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Acorn Media / 660 Minutes / 1980 / Unrated / Street Date: January 4, 2011
Enemy at the Door fascinated because it dramatizes a facet of WWII that isn't seen in film and television all that often. This saga of an early-1940s German occupation of a British-controlled Channel Island - Guemsey - is tricky and slippery, with Nazi visual paradigms and 'normal' wartime sensibilities thrown to the wind.
In this second season of the series, we follow the exchange between the German leader in charge of the occupation, Major Dieter Richter (Alfred Burke) and the representative of the local folks, doctor Philip Martell (Bernard Horsfall). In many ways, this prickly balance is maintained as well as one could imagine - the Islanders aren't inspired to outright revolt; Richter, while strict, isn't as powermad as many were expecting - but there are other elements at play that complicate things: Klaus Reinicke (Simon Cadell) is an SS boss who doesn't think Richter's iron fist is heavy enough, and there are townspeople on Guemsey who aren't as interested in keeping up the status quo as Martell (read: This is WAR!!).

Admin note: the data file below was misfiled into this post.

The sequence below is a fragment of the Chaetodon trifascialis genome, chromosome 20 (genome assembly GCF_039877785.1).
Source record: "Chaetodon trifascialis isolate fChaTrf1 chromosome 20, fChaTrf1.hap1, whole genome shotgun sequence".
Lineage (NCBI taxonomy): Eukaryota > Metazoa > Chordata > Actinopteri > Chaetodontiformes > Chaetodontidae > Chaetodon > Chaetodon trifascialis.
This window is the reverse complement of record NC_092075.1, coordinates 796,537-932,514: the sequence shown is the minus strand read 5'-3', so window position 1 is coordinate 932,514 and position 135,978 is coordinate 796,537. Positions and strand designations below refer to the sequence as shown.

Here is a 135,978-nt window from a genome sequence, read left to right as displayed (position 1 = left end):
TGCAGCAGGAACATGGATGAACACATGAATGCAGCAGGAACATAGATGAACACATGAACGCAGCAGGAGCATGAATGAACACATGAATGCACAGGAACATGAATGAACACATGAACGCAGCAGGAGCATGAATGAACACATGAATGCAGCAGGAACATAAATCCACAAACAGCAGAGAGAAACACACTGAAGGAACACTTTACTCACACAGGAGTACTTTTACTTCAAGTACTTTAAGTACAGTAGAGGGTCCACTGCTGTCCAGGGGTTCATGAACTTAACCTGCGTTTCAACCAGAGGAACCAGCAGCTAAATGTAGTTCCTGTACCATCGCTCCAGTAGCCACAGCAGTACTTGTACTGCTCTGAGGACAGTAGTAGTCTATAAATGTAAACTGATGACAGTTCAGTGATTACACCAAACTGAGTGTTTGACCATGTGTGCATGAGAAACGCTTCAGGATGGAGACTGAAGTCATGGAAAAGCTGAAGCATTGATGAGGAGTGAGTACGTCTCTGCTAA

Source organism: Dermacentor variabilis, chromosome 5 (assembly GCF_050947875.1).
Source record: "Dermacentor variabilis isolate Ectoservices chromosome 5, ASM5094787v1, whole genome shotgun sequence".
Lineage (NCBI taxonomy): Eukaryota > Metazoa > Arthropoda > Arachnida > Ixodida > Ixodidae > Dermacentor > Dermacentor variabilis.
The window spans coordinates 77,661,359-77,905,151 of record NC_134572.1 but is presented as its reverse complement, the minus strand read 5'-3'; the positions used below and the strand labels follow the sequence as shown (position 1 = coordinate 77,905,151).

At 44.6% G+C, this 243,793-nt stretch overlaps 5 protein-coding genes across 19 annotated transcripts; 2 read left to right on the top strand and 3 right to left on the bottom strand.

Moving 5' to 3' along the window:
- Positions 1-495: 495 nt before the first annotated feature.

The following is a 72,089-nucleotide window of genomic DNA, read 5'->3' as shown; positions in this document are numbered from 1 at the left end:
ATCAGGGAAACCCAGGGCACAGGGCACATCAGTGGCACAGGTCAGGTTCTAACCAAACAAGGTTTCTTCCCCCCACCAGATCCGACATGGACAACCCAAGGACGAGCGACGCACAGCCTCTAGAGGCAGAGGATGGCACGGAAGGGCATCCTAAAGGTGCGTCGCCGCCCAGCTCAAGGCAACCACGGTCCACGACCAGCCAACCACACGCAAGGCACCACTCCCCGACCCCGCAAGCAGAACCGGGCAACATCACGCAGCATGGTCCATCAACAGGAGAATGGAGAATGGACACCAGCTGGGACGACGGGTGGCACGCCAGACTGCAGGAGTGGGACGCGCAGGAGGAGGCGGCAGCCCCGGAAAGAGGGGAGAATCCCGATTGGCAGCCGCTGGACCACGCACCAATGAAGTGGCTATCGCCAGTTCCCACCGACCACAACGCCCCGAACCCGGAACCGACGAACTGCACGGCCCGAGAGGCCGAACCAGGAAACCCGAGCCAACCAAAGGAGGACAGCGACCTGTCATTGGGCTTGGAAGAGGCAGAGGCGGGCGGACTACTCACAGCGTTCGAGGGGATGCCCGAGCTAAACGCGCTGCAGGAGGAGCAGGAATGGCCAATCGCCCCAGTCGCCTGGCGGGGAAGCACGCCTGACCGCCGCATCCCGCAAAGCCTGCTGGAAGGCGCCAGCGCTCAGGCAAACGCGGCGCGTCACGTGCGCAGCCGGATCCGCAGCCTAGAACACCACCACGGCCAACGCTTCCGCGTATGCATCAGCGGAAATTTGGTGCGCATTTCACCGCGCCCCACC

And the result is a fascinating tale of wartorn terror and the struggle within men between dedication to cause and their innate humanism. Enemy at the Door: Series 2 may not be exceptionally engaging television - another war movie...? - but it's smart, snappy and provocative in wonderfully distinct ways.